Image source: Solar Foods<p>Solar Foods makes Solein by extracting CO₂ from air using <a href="https://www.fastcompany.com/90356326/we-have-the-tech-to-suck-co2-from-the-air-but-can-it-suck-enough-to-make-a-difference" target="_blank">carbon-capture technology</a>, and then combines it with water, nutrients and vitamins, using 100 percent renewable solar energy from partner <a href="https://www.fortum.com" target="_blank">Fortum</a> to promote a natural fermentation process similar to the one that produces yeast and lactic acid bacteria.</p><p>When the company claims its single-celled protein is "free from agricultural limitations," they're not kidding. Being produced indoors means Solar Foods is not dependent on arable land, water (i.e., rain), or favorable weather.</p><p>The company is already working with the European Space Agency to develop foods for off-planet production and consumption. (The idea for Solein actually began at NASA.) They also see potential in bringing protein production to areas whose climate or ground conditions make conventional agriculture impossible.</p><p>And let's not forget all those <a href="https://www.bk.com/menu-item/impossible-whopper" target="_blank">beef-free burgers</a> based on pea and soy proteins currently gaining popularity. The environmental challenge of scaling up the supply of those plants to meet their high demand may provide an opening for the completely renewable Solein — the company could provide companies that produce animal-free "meats," such as <a href="https://www.beyondmeat.com/products/" target="_blank">Beyond Meat</a> and <a href="https://impossiblefoods.com" target="_blank">Impossible Foods</a>, a way to further reduce their environmental impact.</p>
The larger promise<img type="lazy-image" data-runner-src="https://assets.rebelmouse.io/eyJhbGciOiJIUzI1NiIsInR5cCI6IkpXVCJ9.eyJpbWFnZSI6Imh0dHBzOi8vYXNzZXRzLnJibC5tcy8xOTk0MDI0MS9vcmlnaW4uanBnIiwiZXhwaXJlc19hdCI6MTY1NjU4MTg2OX0.7dZZYT5WEV_EupBuLVFwHynarTiz8RYR9aJtC6Ts2C4/img.jpg?width=980" id="3415d" class="rm-shortcode" data-rm-shortcode-id="2e6eebe06d795f844752f9e9d30040d7" data-rm-shortcode-name="rebelmouse-image" />
Image source: Solar Foods<p>The impact of the beef — and for that matter, poultry, pork, and fish — industries on our planet is widely recognized as one of the main drivers behind climate change, pollution, habitat loss, and antibiotic-resistant illness. From the cutting down of rainforests for cattle-grazing land, to runoff from factory farming of livestock and plants, to the disruption of the marine food chain, to the overuse of antibiotics in food animals, it's been disastrous.</p><p>The advent of a promising source of protein derived from two of the most renewable things we have, CO₂ and sunlight, <a href="https://solarfoods.fi/environmental-impact/" target="_blank">gets us out of the planet-destruction business</a> at the same time as it offers the promise of a stable, long-term solution to one of the world's most fundamental nutritional needs.</p>
Solar Foods' timetable<img type="lazy-image" data-runner-src="https://assets.rebelmouse.io/eyJhbGciOiJIUzI1NiIsInR5cCI6IkpXVCJ9.eyJpbWFnZSI6Imh0dHBzOi8vYXNzZXRzLnJibC5tcy8xOTk0MTEzMS9vcmlnaW4uanBnIiwiZXhwaXJlc19hdCI6MTU5OTU1OTMwMn0.wnXh56iO_77x2XKV2uIPf78BKw4AJLUpmiyq_JBVGvo/img.jpg?width=1245&coordinates=172%2C146%2C62%2C135&height=700" id="0297c" class="rm-shortcode" data-rm-shortcode-id="125c9a98ec818f5c241fa28ef1423e67" data-rm-shortcode-name="rebelmouse-image" />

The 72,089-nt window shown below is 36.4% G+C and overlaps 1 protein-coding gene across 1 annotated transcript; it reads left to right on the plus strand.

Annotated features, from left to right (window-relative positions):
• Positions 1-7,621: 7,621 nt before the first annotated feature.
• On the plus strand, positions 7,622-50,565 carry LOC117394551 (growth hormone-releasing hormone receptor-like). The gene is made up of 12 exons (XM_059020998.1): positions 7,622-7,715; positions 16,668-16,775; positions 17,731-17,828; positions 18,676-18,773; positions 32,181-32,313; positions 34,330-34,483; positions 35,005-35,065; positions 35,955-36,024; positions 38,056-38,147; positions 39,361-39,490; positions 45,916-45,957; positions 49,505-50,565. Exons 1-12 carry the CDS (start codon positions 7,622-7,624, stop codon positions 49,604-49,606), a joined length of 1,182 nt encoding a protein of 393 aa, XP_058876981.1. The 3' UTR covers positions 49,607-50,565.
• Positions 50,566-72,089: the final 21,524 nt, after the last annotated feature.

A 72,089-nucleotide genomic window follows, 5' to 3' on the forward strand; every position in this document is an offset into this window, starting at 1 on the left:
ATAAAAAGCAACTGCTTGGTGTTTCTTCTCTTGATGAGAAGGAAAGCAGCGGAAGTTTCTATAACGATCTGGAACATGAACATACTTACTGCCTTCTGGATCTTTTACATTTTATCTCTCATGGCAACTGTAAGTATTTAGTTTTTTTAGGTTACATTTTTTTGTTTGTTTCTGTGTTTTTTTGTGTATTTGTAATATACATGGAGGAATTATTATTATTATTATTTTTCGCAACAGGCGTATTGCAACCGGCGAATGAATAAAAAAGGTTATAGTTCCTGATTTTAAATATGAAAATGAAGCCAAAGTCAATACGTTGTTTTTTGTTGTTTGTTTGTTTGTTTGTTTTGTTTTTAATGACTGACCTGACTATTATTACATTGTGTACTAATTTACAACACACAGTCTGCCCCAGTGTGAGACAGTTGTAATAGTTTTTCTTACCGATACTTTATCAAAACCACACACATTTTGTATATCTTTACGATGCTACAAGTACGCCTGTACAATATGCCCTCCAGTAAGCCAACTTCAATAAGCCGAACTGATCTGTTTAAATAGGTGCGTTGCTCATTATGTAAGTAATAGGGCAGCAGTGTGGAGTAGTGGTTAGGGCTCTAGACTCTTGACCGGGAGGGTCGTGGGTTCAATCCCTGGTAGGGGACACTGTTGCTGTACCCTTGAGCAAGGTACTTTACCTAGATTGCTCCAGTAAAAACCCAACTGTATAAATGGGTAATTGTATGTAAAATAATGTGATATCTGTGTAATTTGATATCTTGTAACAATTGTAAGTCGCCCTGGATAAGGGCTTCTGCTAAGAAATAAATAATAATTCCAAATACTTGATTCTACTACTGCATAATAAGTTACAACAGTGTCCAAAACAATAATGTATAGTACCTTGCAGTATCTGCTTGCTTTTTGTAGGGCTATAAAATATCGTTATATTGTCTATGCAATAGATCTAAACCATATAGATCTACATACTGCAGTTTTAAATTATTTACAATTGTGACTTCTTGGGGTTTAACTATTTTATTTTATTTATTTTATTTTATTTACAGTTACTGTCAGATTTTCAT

Image source: Lubsan / Shutterstock / Big Think<p>While company plans are always moderated by unforeseen events — including the availability of sufficient funding — Solar Foods plans a global commercial rollout for Solein in 2021 and to be producing two million meals annually, with a revenue of $800 million to $1.2 billion by 2023. By 2050, they hope to be providing sustenance to 9 billion people as part of a $500 billion protein market.</p><p>The project began in 2018, and this year, they anticipate achieving three things: Launching Solein (check), beginning the approval process certifying its safety as a Novel Food in the EU, and publishing plans for a 1,000-metric ton-per-year factory capable of producing 500 million meals annually.</p>
The protein powder Solein. Image source: SOLAR FOODS
SEAL training is the ultimate test of both mental and physical strength.
- The fact that U.S. Navy SEALs endure very rigorous training before entering the field is common knowledge, but just what happens at those facilities is less often discussed. In this video, former SEALs Brent Gleeson, David Goggins, and Eric Greitens (as well as authors Jesse Itzler and Jamie Wheal) talk about how the 18-month program is designed to build elite, disciplined operatives with immense mental toughness and resilience.
- Wheal dives into the cutting-edge technology and science that the navy uses to prepare these individuals. Itzler shares his experience meeting and briefly living with Goggins (who was also an Army Ranger) and the things he learned about pushing past perceived limits.
- Goggins dives into why you should leave your comfort zone, introduces the 40 percent rule, and explains why the biggest battle we all face is the one in our own minds. "Usually whatever's in front of you isn't as big as you make it out to be," says the SEAL turned motivational speaker. "We start to make these very small things enormous because we allow our minds to take control and go away from us. We have to regain control of our mind."
Pandemic-inspired housing innovation will collide with techno-acceleration.